The Battle that Saved Civilization
Scarce and finely colored map of the environs of Vienna at the end of the 17th century, published (as stated in the title) to reflect the recent battle between European and Turkish forces over the city. This copperplate engraving was produced by Nicolaes Visscher the Younger in Amsterdam.
The map shows the fortifications of Vienna and other towns along the Danube. The map is intricately detailed, preserving extensive detail of the vicinity of the city and the region of Lower Austria that surrounds it.
The map was published at a time when European attention was focused on Vienna for its role in its recent eponymous conflict. This two-month-long battle is often credited as the successful last stand of Hapsburg forces against invading Ottoman Turkish forces. Initially, the garrison to defend Vienna was quickly overwhelmed and had to retreat into the inner city to defend it, but an alliance between the Austro-Hungarian Empire and Polish-Lithuanian Commonwealth soon arrived to relieve the city. An ensuing battle was fought at Kalenberg (see just north of the city on the map), and the Ottoman forces were defeated. The Ottomans were forced to retreat for the next sixteen years, and this battle proved a turning point in the Hapsburg-Ottoman Wars.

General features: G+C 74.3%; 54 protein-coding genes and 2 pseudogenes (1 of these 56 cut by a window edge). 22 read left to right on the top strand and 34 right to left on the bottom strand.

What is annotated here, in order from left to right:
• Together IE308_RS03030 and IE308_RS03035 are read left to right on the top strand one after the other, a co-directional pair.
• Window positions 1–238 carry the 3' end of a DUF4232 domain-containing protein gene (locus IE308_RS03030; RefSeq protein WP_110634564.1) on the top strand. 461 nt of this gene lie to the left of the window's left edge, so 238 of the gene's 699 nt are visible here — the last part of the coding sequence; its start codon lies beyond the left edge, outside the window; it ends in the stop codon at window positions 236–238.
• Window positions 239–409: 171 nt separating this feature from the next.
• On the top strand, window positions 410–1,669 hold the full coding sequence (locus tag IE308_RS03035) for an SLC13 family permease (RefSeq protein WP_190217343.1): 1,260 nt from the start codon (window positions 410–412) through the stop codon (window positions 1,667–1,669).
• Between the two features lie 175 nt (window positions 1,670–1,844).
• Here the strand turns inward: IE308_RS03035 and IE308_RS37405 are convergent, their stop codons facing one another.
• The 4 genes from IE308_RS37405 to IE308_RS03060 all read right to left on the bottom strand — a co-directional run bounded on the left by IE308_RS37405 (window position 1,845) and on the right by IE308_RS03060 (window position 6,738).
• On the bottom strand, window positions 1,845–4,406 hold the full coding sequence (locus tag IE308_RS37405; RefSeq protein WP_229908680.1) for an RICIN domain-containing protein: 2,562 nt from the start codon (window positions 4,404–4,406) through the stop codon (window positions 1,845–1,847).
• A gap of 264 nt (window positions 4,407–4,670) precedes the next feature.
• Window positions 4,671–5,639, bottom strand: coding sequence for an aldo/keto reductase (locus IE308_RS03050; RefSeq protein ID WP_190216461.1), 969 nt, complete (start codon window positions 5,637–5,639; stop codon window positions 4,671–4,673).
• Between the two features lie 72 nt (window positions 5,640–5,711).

Nicolaas Visscher II (1649-1702) was a prominent Dutch cartographer and publisher during the late 17th century. He was the grandson of Claes Janszoon Visscher and the son of Nicolaes Visscher I, both of whom were also renowned cartographers in their own right. After his father's death in 1679, Nicolaas Visscher II took over the family's map publishing business.
In 1680, he married Elizabeth Verseyl from Gouda, and in 1682, he obtained a new privilege from the States of Holland and West Friesland to protect his maps and publications from being copied. Visscher II continued the family tradition of producing high-quality maps, atlases, and globes, often with elaborate and decorative elements. He maintained the Visscher family's reputation for accuracy and craftsmanship in the competitive world of Dutch cartography until his death in 1702. After his death, his widow, Elizabeth, and later his son, also named Nicolaas, continued the business until around 1726.